While Square Inc. is suffering losses and looking for a possible acquirer, venture investors are plowing more money into companies that offer point-of-sales (POS) and payment technology.
ShopKeep.com Inc. in New York has raised a fresh, $25 million in venture funding, says founder and Chief Executive Jason Richelson, to help independent merchants ditch their old-school cash registers and deliver an in-store experience that customers might expect from an Apple store.
A Principal Analyst with the eBusiness Group at Forrester Research, Adam Silverman, noted that large, deep pocketed retailers have started to change shoppers’ expectations.
About 79% of major U.S. retailers plan to offer roving, mobile cash registers – or to use a term of the trade “mobile POS” – by 2015, he said. And no matter what the size of the merchant, shoppers want to be able to pay without waiting in line, order online and pick up in stores, or find out if an item is in-stock, instantly, without sending a worker to search in the back room, he noted.
Even smaller stores will need to invest in software and POS systems to enable this level of customer service, ShopKeep’s CEO believes.
The ShopKeepPOS – a combination of hardware and cloud-based software – is used by more than 10,000 storefronts in the U.S. today. The company manages more than $1.8 billion in payment processing annually, Mr. Richelson said.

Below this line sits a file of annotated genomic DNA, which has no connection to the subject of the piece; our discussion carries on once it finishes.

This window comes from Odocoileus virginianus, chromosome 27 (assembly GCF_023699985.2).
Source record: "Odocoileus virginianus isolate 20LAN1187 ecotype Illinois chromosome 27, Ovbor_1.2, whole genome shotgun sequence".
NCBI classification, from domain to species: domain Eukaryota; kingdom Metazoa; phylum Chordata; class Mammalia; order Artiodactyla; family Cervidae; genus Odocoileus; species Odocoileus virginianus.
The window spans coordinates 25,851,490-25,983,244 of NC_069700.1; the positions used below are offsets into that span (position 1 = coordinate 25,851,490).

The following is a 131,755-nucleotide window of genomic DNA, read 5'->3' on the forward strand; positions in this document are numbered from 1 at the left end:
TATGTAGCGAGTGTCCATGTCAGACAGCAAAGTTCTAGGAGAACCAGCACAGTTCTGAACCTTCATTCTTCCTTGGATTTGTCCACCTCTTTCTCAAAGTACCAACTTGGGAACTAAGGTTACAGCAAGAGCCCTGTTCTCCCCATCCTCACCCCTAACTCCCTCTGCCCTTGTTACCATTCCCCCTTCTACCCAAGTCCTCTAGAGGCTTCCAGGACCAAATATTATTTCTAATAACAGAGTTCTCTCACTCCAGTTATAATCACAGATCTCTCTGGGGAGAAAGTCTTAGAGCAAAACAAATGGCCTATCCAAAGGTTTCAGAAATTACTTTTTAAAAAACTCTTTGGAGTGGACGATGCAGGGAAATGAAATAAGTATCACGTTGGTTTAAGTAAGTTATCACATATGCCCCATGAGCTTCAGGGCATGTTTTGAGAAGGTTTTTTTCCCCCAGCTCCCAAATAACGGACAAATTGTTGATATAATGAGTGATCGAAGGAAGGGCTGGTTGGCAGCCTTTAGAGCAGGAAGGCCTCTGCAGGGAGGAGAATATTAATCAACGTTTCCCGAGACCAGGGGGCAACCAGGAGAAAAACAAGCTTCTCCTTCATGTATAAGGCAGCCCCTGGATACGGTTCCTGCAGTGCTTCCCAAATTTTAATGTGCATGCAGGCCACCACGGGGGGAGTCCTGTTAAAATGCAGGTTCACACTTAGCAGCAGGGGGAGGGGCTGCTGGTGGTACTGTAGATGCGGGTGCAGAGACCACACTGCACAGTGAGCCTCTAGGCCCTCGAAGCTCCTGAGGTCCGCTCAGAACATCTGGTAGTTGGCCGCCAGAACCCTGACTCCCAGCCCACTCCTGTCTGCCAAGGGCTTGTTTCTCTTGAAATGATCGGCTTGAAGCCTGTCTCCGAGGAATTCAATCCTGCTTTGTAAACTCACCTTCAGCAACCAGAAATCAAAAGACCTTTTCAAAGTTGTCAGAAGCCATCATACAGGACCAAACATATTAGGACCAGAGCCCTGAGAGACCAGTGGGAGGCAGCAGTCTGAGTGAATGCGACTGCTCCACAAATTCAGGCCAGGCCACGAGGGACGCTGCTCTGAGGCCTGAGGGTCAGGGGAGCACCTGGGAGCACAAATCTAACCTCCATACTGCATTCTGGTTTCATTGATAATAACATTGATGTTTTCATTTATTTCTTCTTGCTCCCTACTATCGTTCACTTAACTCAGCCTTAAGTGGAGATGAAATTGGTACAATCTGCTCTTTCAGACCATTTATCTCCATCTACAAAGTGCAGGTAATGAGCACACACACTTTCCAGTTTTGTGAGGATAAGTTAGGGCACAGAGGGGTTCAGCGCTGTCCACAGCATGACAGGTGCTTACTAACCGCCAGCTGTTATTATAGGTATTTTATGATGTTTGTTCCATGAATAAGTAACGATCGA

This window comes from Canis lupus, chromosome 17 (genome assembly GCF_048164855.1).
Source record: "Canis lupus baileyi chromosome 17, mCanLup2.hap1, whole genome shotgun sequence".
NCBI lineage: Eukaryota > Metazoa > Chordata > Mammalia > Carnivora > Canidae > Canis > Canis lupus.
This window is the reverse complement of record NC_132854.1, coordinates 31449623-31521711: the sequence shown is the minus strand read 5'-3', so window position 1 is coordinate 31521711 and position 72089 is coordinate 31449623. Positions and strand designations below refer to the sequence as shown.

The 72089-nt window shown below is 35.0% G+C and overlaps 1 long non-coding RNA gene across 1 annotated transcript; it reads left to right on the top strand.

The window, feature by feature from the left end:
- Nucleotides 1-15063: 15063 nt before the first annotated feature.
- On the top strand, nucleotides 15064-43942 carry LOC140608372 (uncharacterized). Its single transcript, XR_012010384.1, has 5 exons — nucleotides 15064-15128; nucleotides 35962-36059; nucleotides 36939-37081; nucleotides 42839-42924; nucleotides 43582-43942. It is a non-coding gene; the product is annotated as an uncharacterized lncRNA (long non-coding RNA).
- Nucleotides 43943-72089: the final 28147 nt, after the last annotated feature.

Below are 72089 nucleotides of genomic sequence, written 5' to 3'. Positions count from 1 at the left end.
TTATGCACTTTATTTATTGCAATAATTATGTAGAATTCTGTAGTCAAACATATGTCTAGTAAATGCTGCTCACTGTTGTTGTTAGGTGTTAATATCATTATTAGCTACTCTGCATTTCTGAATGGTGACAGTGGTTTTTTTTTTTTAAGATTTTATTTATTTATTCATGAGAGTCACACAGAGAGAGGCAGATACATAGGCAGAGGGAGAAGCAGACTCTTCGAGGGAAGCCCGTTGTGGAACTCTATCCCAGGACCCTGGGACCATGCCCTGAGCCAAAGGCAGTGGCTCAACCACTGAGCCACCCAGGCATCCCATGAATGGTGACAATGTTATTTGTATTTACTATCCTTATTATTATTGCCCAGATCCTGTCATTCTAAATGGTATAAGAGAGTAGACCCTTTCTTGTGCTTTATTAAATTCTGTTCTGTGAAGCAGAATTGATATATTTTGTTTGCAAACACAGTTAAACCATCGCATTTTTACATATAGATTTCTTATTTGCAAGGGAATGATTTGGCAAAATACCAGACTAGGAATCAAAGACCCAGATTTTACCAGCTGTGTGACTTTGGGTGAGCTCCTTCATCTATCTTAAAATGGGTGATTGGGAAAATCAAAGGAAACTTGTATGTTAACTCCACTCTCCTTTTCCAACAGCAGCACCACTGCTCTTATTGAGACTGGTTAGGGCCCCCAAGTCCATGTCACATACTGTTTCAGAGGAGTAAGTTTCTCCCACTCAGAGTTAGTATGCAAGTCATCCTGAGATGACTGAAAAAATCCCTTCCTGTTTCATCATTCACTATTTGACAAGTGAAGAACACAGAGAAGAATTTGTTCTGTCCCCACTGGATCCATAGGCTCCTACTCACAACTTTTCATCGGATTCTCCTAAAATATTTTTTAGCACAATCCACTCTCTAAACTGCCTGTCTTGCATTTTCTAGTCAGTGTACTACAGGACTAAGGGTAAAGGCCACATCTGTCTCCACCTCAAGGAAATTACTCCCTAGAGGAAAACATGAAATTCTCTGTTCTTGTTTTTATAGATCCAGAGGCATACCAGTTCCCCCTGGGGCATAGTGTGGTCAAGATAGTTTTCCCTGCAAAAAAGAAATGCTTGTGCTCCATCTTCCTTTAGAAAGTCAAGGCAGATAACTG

ShopKeep delivers its system in one box. It includes a cash drawer, a secure credit card reader (or “swiper”), an iPad and a stand and costs about $1,200 for one location with a single-register set up.
ShopKeep’s customers range from boutiques, shoe stores, and gift shops, to food and wine purveyors and “quick-service” restaurants like coffee shops, bakeries or other establishments where customers order at the counter.
Once a merchant himself, Mr. Richelson created ShopKeep when he grew frustrated trying to use technology built for large enterprises to run his small wine shop, the Greene Grape in Brooklyn.
While the shop is still in business, Mr. Richelson has shifted his attention to growing ShopKeep, a company with over 100 employees in New York and Belfast, Ireland today.
ShopKeep plans to use its new funding for hiring, to set up new offices in the U.S., and to roll out its new, mobile phone-based system allowing staff at independent stores to roam the aisles, helping customers check out on the spot.
While competitors are abundant in the field – including PayPal, Intuit and Square – the CEO believes ShopKeep is unique in its knowledge of, and focus on the needs of small to medium sized merchants.
ShopKeep provides “hand-holding” and customer service by phone. If a sales associate has trouble printing a receipt, or needs help processing a return they can get help from ShopKeep, the CEO said.
The system also does more than take cash and card payments—ShopKeepPOS helps retailers run the store, end-to-end. For example, it lets merchants see who is on the clock, send employees home if the store is over-staffed, understand inventory costs, manage receiving history, track customer visits, and more.
Thayer Street Partners led the Series C investment in ShopKeep joined by the startup’s earlier backers: Canaan Partners, Tribeca Venture Partners, TTV Capital and Contour Venture Partners and individual angel investors.
Thayer Street founder Josh Koplewicz said ShopKeep’s highly favorable customer reviews, traction with small and medium retailers to-date, and focus on the specific market of small-to-medium sized merchant helped convince him to invest.
He said there are up to 20 million small-to-medium sized merchants in the U.S. alone who aren’t yet using a contemporary cash register, or sophisticated POS systems.